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IT: Linear v/s Non-linear

Dec 15, 2009

Human resources are an IT company's biggest assets. But sadly it is also subject to the unavoidable "law of diminishing returns". This means after a point, even with the addition of more manpower, additional increase in revenues cannot be achieved. The last article of this series tried to explain the concept of non-linearity in IT. Let us further put this concept into perspective with the help of an example.

The chart shows that Oracle Financial Services (OFSS) beats India's most profitable IT company Infosys in terms of revenue per employee. The revenue OFSS generates per employee has always remained quite above the industry standards. How did it manage to do this?

The foremost reason is the difference in their business models. Infosys is primarily an IT services company. It derives over 95% of its revenues from IT services. On the other hand OFSS is a hybrid having a healthy mix (60% and 40% respectively) of product and services. An IT product is a software that the company develops and sells or licenses to the customers. It becomes a company's intellectual property. It can generate one-time revenue as well as a recurring licensing and maintenance fee. So the revenues are decoupled from the number of employees deployed to develop it. It can be reused in servicing different clients, just by customizing the same software according to the needs of different clients. So it requires an initial team to develop it and then a smaller one to maintain it, resulting in a lower employee base.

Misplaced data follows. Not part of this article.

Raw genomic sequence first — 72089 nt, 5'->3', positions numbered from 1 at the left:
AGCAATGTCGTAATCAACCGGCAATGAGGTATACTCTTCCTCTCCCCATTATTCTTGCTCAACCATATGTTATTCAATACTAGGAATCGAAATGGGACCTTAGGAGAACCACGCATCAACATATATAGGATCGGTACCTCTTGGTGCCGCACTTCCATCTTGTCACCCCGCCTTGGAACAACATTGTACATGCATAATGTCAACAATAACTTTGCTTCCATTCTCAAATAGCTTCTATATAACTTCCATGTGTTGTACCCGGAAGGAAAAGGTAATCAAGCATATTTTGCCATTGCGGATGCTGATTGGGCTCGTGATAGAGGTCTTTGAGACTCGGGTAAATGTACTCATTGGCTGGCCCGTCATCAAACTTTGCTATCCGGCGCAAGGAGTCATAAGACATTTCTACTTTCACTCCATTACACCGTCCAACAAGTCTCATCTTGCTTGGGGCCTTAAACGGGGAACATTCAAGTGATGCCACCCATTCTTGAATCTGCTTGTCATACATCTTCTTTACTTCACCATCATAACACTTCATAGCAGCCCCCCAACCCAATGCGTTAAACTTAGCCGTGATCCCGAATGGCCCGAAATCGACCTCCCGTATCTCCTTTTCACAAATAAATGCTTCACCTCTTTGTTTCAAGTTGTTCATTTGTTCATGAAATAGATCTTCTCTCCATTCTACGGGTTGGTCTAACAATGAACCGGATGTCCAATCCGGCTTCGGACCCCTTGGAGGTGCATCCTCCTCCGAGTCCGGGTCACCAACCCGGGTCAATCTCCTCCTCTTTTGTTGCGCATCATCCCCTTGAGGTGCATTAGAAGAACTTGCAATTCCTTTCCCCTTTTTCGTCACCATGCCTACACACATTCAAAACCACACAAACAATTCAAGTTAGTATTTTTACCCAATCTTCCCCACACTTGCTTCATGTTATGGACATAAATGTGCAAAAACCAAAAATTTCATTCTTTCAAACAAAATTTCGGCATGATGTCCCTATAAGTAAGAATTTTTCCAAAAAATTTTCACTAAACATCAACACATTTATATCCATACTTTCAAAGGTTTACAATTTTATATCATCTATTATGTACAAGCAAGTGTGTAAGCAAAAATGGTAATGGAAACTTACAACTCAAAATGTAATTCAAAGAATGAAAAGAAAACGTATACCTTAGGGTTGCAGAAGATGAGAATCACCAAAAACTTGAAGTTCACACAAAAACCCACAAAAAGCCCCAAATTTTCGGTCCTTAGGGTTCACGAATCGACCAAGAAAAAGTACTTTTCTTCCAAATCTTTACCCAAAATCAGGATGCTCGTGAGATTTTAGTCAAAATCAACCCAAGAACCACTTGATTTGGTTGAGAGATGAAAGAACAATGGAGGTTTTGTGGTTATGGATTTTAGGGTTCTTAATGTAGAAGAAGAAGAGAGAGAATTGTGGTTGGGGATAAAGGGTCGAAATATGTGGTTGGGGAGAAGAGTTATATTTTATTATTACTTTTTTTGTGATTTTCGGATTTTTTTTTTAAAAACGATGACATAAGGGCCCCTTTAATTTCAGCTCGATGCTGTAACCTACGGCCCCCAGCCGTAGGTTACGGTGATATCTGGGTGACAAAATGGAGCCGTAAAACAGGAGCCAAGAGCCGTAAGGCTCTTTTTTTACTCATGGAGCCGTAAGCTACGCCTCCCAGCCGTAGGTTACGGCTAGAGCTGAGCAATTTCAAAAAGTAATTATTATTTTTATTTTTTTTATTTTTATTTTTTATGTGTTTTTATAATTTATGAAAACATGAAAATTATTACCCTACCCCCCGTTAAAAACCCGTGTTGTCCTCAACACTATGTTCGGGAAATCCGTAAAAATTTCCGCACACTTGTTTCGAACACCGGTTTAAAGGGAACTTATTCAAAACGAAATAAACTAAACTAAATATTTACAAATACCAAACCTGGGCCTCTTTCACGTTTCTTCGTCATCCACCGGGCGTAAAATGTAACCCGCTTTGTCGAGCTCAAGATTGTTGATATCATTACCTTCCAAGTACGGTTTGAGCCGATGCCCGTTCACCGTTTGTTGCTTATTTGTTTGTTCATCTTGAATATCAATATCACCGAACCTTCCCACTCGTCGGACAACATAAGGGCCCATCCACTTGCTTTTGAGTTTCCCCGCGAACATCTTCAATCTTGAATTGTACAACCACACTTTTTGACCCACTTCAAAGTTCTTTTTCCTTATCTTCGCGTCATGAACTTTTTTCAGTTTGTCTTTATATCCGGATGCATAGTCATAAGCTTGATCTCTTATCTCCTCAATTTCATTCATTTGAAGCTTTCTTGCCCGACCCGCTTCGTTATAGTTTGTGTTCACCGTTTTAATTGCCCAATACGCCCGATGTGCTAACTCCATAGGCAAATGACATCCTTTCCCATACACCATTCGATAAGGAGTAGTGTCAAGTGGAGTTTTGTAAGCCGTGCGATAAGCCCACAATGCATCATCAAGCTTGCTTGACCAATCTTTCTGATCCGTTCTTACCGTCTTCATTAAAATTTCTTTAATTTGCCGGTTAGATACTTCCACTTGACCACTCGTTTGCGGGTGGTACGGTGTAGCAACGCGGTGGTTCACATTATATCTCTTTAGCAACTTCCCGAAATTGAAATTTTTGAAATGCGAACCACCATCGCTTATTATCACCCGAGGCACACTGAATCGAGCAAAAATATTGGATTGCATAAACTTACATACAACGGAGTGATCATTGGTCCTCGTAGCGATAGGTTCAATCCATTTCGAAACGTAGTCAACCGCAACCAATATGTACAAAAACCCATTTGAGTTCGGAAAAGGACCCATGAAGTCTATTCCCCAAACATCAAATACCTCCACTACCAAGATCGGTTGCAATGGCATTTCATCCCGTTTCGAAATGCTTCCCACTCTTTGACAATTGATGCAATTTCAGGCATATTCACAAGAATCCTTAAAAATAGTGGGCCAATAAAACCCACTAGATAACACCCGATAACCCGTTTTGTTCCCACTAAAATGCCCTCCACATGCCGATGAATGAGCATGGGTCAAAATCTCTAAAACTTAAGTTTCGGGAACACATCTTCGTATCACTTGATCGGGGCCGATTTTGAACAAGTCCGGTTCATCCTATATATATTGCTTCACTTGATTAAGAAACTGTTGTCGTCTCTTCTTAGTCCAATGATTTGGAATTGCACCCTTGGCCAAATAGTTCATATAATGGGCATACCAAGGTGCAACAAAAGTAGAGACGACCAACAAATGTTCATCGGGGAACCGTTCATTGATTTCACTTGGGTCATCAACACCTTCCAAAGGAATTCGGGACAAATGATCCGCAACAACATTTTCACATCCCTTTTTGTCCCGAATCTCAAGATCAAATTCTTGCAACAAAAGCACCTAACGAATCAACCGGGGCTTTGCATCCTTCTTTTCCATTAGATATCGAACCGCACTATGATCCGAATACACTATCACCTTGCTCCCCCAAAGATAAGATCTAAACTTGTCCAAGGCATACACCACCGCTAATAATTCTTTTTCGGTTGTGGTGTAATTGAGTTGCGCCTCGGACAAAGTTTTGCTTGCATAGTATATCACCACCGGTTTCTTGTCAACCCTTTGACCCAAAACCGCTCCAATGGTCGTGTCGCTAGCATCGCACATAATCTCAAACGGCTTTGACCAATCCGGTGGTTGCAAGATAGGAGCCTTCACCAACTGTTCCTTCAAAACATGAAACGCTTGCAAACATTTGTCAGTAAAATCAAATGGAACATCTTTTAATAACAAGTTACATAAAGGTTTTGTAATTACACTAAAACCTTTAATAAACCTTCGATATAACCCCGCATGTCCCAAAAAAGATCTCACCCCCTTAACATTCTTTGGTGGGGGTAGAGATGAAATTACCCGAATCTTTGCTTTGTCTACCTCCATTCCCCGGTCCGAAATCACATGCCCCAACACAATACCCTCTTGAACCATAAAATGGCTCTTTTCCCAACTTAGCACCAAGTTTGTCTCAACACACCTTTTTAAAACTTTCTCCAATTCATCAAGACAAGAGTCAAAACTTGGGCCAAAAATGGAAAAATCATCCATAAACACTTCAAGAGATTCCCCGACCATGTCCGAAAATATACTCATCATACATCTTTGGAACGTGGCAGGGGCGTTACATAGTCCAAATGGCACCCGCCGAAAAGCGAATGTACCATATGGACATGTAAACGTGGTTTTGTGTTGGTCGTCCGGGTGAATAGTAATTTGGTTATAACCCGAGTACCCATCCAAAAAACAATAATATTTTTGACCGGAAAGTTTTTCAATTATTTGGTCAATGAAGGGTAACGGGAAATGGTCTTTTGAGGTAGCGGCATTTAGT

Infosys does have a banking product called 'Finacle'. But that's pretty much it. This amounts to a negligible product portfolio. Moreover, OFSS' 'Flexcube' outshines all its rivals in terms of brand visibility and performance. In case of Infosys over 50% of revenue comes from normal application development, maintenance and testing kind of work. Its revenues are largely effort based. So they are directly proportional to its head-count.

We believe that a products-led growth is one of the various ways of achieving non-linearity. To start with, IT biggies having a huge cash surplus can scout for smaller IT product companies. They can also channelise a part of their existing work force in developing products. Inorganic growth through mergers and acquisitions as well as internal product development is a good way of plugging the gaps in their IT offerings at a faster rate. It's no wonder then that the year gone by witnessed a spate of M&As on the global IT landscape. Dell acquired Perot Systems, Xerox acquired ACS and Oracle acquired Sun Microsystems in order to complete their IT products and solutions portfolio. Indian companies too need to take the plunge and get out of their pure play IT services model.

However we believe this move towards non-linearity will not happen overnight. Products have a long gestation period. Moreover, to ensure optimum quality, a large amount of R&D and training efforts will be needed. A culture for product development needs to be fostered. Also, there are other ways of attaining non-linear growth. We will try to throw some light on these in the subsequent articles in this series.


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